In some ways, Teint reminds me of Hypnotic Poison. The two share a strange, lactonic-floral undertone. It also reminds me of make-up, the aroma of cosmetics, a smell I really like for various reasons, most of them having to do with nostalgia, evoking memories of my childhood fascination at how much time my grandmothers and mother spent putting on their faces. Teint smells vintage somehow, and formal, and something about it brings to mind the powdered wigs, cakes, sets, and fashions from the film Marie Antoinette. Like that film, Teint de Neige is very specific, maybe even exhaustive, in style. It's a very focused fragrance, and this might preclude many people from enjoying its more subtle attractions.

As Burr says, Teint de Neige has great longevity and diffusion. Many of Villoresi's fragrances seem to, and the discussions and reviews about them often point out their strength of character. They are frequently slammed by Luca Turin, who seems to have decided, if not decreed, that their maker has no talent. Aside from Mona di Orio, there are few perfumers to whom Turin and Sanchez are more thoroughly unkind. Villoresi is dimissed as a talentless hack, while Orio is regarded as a sort of impostor, pretending to have studied with the great Michel Roudnitska. Both Burr and Turin are dismissive of various perfumes. It isn't often they dismiss an entire line. Even rarer that they dismiss a perfumer him or herself. Even the worst seem to produce something of interest now and then. I forget how much influence these kinds of reviews can have, and how insidiously they affect the attitude toward a brand or a specific fragrance. I was surprised, too, when I smelled di Orio and realized how much I like her work.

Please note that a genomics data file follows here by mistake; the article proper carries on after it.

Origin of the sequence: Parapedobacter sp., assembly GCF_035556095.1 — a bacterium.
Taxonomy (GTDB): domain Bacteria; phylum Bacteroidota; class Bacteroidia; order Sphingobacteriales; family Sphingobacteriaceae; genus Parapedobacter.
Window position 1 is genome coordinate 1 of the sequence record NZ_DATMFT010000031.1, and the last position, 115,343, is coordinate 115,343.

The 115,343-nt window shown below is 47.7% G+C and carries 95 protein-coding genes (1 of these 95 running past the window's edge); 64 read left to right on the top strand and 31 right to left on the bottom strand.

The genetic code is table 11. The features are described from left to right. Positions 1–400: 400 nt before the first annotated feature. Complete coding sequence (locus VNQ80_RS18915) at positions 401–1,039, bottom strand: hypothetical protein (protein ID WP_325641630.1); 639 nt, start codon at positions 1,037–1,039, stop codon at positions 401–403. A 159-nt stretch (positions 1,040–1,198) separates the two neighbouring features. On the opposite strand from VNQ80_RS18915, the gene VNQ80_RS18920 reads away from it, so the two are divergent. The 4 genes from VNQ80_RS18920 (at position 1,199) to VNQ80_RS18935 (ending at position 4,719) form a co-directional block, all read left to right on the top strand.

Fortunately, people seem to swear by Villoresi, and, according to Burr, Teint is Villoresi's biggest seller. The shop where I bought my bottle stocked it more than any other, in two sizes, whereas every other Villoresi but Patchouli came in only 3.4 ounce bottles. I bought 1.7 ounces because Teint is strong and requires very little. To me, it works better faintly, as if a hazy but persistent memory.

Thursday, June 18, 2009

Santa Maria Novella Nostalgia

Back when I first heard about Santa Maria Novella, the age-old cathedral pharmacy in Florence, I was most intrigued by Fieno (hay), Peau d'Espagne (Spanish leather) and Nostalgia (ibid). I've since smelled the first two, but it wasn't until today, a year later, that I got my hands on the latter.

Says the Now Smell This Perfume House listing for SMN: